By Charlie McKee

Town Council Wades into the Tricky Waters of Legislating Cell Phone Use in Vehicles

At the Silver City Town Council regular meeting Tuesday evening, July 10, Councilor José Ray, Jr. introduced a Notice of Intent (NOI) Ordinance to regulate "the use of hand-held cellular and radio-telephone devices by persons driving motor vehicles and bicycles on the streets of the Town…"

The introduction by Councilor Ray of Notice of Intent Ordinance No. 1207 to amend the New Mexico Uniform Traffic Code (adopted as the Silver City Traffic Ordinance in Chapter 50, Section 50-1, of the Municipal Code of the Town of Silver City) to prohibit cellular and radio telephone use and the subsequent testimony of Silver City Police Chief Ed Reynolds sparked significant debate among the Councilors, Chief Reynolds, Town Attorney Robert Scavron, and Mayor James Marshall. The debate focused on the following issues:

•    Chief Reynolds – Texting while operating a motor vehicle has been proven to cause accidents, including texting while stopped at a traffic light and failing to notice light changes.
•    Councilor Cynthia Bettison – The wording of the ordinance needs to be refined for several reasons: it does not include "reading" of cellular devices such as smart phones; it does not distinguish between operating a vehicle versus pulling off to the side of a road to make a call; nor does it include use of games or other applications that do not require "dialing, talking, or entering data."
•    Counselor Scavron – The language of the ordinance should be made broader to encompass looking at photos or displays, flipping from one screen to another, and other actions while operating a vehicle.
•    Mayor James Marshall – The ordinance begs the question of why the ordinance is not addressing other dangerous distractions while operating a motor vehicle, such as: looking for CDs and operating CD players and radios; trying to control children's behavior in the back seat of the vehicle; arguing with another passenger; etc.
•    Chief Reynolds – Handheld devices are more dangerous because they create a blind spot for the operator of a vehicle when the device is held to the ear.
•    Mayor Marshall – Law enforcement and emergency medical personnel are surrounded by various distracting electronic devices (such as radios, radar, lights, computers, etc.) -- many more than a private citizen's simple cell phone -- in their motor vehicles to which they must respond and must operate while the vehicle is in motion.  Why are they exempt from the ordinance?
•    Councilor Bettison – Hands-free devices are as much of a distraction to the operator of a vehicle as are handheld devices in that the operator of the vehicle must still search for telephone numbers, answer the calls, etc.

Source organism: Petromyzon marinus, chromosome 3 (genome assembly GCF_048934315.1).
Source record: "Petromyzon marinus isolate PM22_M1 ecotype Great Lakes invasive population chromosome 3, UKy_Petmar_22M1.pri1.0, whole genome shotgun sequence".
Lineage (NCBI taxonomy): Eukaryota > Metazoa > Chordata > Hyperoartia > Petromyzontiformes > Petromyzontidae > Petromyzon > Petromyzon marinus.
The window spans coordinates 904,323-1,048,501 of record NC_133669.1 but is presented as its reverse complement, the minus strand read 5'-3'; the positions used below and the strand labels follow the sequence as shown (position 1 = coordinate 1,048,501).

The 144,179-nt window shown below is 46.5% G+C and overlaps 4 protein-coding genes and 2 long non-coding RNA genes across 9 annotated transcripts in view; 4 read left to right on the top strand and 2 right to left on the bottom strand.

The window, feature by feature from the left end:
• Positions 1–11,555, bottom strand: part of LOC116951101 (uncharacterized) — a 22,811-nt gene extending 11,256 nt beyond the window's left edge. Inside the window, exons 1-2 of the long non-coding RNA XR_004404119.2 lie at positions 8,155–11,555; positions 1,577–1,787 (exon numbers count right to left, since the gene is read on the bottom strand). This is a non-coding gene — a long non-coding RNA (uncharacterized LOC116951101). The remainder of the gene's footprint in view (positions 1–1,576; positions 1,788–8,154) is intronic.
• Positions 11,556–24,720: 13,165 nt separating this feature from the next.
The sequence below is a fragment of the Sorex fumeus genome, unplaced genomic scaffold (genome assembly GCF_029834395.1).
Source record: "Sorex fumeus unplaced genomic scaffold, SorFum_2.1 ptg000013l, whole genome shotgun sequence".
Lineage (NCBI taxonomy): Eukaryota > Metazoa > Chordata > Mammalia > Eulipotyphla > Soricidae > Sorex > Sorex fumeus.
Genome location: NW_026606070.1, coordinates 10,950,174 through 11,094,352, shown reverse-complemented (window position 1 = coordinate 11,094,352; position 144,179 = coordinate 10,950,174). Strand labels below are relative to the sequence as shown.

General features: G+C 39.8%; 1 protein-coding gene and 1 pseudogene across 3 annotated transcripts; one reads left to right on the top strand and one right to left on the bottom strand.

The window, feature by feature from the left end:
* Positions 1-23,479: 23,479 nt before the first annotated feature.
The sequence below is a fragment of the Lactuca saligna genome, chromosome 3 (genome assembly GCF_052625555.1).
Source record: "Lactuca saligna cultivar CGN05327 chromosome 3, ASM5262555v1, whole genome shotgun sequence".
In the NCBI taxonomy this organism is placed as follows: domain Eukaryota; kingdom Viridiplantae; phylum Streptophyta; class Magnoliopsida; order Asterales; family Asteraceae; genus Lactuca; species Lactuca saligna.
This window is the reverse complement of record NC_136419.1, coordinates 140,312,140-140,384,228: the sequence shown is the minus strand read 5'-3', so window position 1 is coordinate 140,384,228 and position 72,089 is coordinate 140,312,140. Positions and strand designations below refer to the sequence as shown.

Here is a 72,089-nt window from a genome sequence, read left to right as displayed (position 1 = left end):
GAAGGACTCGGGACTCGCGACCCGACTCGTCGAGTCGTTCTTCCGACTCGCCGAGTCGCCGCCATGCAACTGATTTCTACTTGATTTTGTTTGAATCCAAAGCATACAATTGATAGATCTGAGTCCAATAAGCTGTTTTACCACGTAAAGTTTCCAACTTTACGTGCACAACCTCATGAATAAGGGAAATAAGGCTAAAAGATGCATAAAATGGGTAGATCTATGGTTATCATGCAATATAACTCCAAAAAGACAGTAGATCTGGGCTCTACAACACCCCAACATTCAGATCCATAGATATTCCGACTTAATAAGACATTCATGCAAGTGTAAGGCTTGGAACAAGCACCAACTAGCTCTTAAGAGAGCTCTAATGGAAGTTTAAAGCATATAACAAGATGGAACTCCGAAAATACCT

As a result of the debate, Councilor Mike Morones observed that the debate itself indicated that the ordinance was an excellent candidate as a Notice of Intent to allow the Town's residents to present their views in public hearings at the Council meetings.  NOI Ordinance No. 1207 was then voted upon and approved by the Town Council.

In other New Business, the Council approved Resolution No. 2012-16 allowing participation in the New Mexico Local Government Road Fund Program in order to make improvements in pavement and sidewalks on Santa Rita Street near Skate Park.  It also approved changing the regular Town Council Meeting scheduled for August 28, 2012, to August 23, 2012.

During the Input section of the Council meeting, Starr Belsky, Co-Chair of the Arts and Cultural District (ACD) Coordinating Council, informed the Town Council that she and Lois Duffy, member of the ACD Coordinating Council, had traveled to Albuquerque at their own expense to represent and promote Silver City at the Albuquerque Centennial Summerfest.  The Summerfest, held on June 16, 2012, in the Albuquerque Downtown Arts District, was a gathering of all the Arts and Cultural Districts throughout the state.  Belsky found that most people she encountered in Albuquerque were not aware of Silver City, its location, or its many attractions for visitors.  Belsky urged the Council to support future Town representation at other festivals throughout New Mexico to promote tourism in Silver City.

During the Reports section of the Council meeting, Cissy McAndrew, Executive Director of the Southwest New Mexico Green Chamber of Commerce, reported that the Green Chamber had experienced an excellent year.  She noted the following:

•    The Visitors Center is operating smoothly 7 days a week;
•    The Visitors Center's telephone number will be published in this year's telephone books;
•    The Green Chamber is tracking the number of visitors to the center by month and almost met the goal of 15,000 visitors for the year;
•    Statistical trends will be available going forward as a result of the tracking;
•    The number of visitors has been down recently due to the fires and the closures of the Cliff Dwellings and Catwalk; and
•    The Silver City Visitors' Guide has been published and was distributed at the Santa Fe Governor's Conference in Santa Fe in May.